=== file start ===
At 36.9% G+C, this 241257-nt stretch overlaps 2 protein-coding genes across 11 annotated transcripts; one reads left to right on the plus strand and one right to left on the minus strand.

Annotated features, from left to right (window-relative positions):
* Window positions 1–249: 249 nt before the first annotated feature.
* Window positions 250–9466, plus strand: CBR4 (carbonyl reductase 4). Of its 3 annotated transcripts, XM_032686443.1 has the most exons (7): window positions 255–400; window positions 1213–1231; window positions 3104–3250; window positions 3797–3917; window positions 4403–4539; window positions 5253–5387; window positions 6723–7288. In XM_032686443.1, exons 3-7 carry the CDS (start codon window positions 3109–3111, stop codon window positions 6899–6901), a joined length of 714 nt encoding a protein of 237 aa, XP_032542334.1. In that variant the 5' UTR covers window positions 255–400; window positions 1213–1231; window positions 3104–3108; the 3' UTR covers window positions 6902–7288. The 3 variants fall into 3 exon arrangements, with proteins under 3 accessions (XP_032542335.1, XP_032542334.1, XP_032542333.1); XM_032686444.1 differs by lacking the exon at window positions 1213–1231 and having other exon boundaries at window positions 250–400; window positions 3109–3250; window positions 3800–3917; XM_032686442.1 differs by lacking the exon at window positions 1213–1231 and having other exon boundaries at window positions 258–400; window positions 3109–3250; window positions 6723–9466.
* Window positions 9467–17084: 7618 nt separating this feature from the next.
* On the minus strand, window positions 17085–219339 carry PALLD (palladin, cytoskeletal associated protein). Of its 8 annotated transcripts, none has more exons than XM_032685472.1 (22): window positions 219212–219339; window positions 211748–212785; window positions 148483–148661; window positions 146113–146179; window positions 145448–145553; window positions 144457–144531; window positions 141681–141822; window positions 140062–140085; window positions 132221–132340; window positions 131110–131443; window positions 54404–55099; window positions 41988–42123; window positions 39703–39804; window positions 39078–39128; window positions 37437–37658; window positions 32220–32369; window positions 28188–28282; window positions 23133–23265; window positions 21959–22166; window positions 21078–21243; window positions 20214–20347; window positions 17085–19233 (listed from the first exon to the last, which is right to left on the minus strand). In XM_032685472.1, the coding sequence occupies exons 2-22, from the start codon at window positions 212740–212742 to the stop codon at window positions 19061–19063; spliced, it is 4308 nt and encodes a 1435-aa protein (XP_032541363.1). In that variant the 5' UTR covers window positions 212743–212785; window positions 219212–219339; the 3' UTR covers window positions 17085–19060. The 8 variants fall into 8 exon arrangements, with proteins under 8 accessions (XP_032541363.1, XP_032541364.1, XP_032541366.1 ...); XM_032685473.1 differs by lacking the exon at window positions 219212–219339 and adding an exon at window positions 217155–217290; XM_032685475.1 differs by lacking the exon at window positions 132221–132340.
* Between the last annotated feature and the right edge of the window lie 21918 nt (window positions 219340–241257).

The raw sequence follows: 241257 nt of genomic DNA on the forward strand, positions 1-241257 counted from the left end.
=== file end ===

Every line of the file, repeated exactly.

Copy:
At 36.9% G+C, this 241257-nt stretch overlaps 2 protein-coding genes across 11 annotated transcripts; one reads left to right on the plus strand and one right to left on the minus strand.

Annotated features, from left to right (window-relative positions):
* Window positions 1–249: 249 nt before the first annotated feature.
* Window positions 250–9466, plus strand: CBR4 (carbonyl reductase 4). Of its 3 annotated transcripts, XM_032686443.1 has the most exons (7): window positions 255–400; window positions 1213–1231; window positions 3104–3250; window positions 3797–3917; window positions 4403–4539; window positions 5253–5387; window positions 6723–7288. In XM_032686443.1, exons 3-7 carry the CDS (start codon window positions 3109–3111, stop codon window positions 6899–6901), a joined length of 714 nt encoding a protein of 237 aa, XP_032542334.1. In that variant the 5' UTR covers window positions 255–400; window positions 1213–1231; window positions 3104–3108; the 3' UTR covers window positions 6902–7288. The 3 variants fall into 3 exon arrangements, with proteins under 3 accessions (XP_032542335.1, XP_032542334.1, XP_032542333.1); XM_032686444.1 differs by lacking the exon at window positions 1213–1231 and having other exon boundaries at window positions 250–400; window positions 3109–3250; window positions 3800–3917; XM_032686442.1 differs by lacking the exon at window positions 1213–1231 and having other exon boundaries at window positions 258–400; window positions 3109–3250; window positions 6723–9466.
* Window positions 9467–17084: 7618 nt separating this feature from the next.
* On the minus strand, window positions 17085–219339 carry PALLD (palladin, cytoskeletal associated protein). Of its 8 annotated transcripts, none has more exons than XM_032685472.1 (22): window positions 219212–219339; window positions 211748–212785; window positions 148483–148661; window positions 146113–146179; window positions 145448–145553; window positions 144457–144531; window positions 141681–141822; window positions 140062–140085; window positions 132221–132340; window positions 131110–131443; window positions 54404–55099; window positions 41988–42123; window positions 39703–39804; window positions 39078–39128; window positions 37437–37658; window positions 32220–32369; window positions 28188–28282; window positions 23133–23265; window positions 21959–22166; window positions 21078–21243; window positions 20214–20347; window positions 17085–19233 (listed from the first exon to the last, which is right to left on the minus strand). In XM_032685472.1, the coding sequence occupies exons 2-22, from the start codon at window positions 212740–212742 to the stop codon at window positions 19061–19063; spliced, it is 4308 nt and encodes a 1435-aa protein (XP_032541363.1). In that variant the 5' UTR covers window positions 212743–212785; window positions 219212–219339; the 3' UTR covers window positions 17085–19060. The 8 variants fall into 8 exon arrangements, with proteins under 8 accessions (XP_032541363.1, XP_032541364.1, XP_032541366.1 ...); XM_032685473.1 differs by lacking the exon at window positions 219212–219339 and adding an exon at window positions 217155–217290; XM_032685475.1 differs by lacking the exon at window positions 132221–132340.
* Between the last annotated feature and the right edge of the window lie 21918 nt (window positions 219340–241257).

The raw sequence follows: 241257 nt of genomic DNA on the forward strand, positions 1-241257 counted from the left end.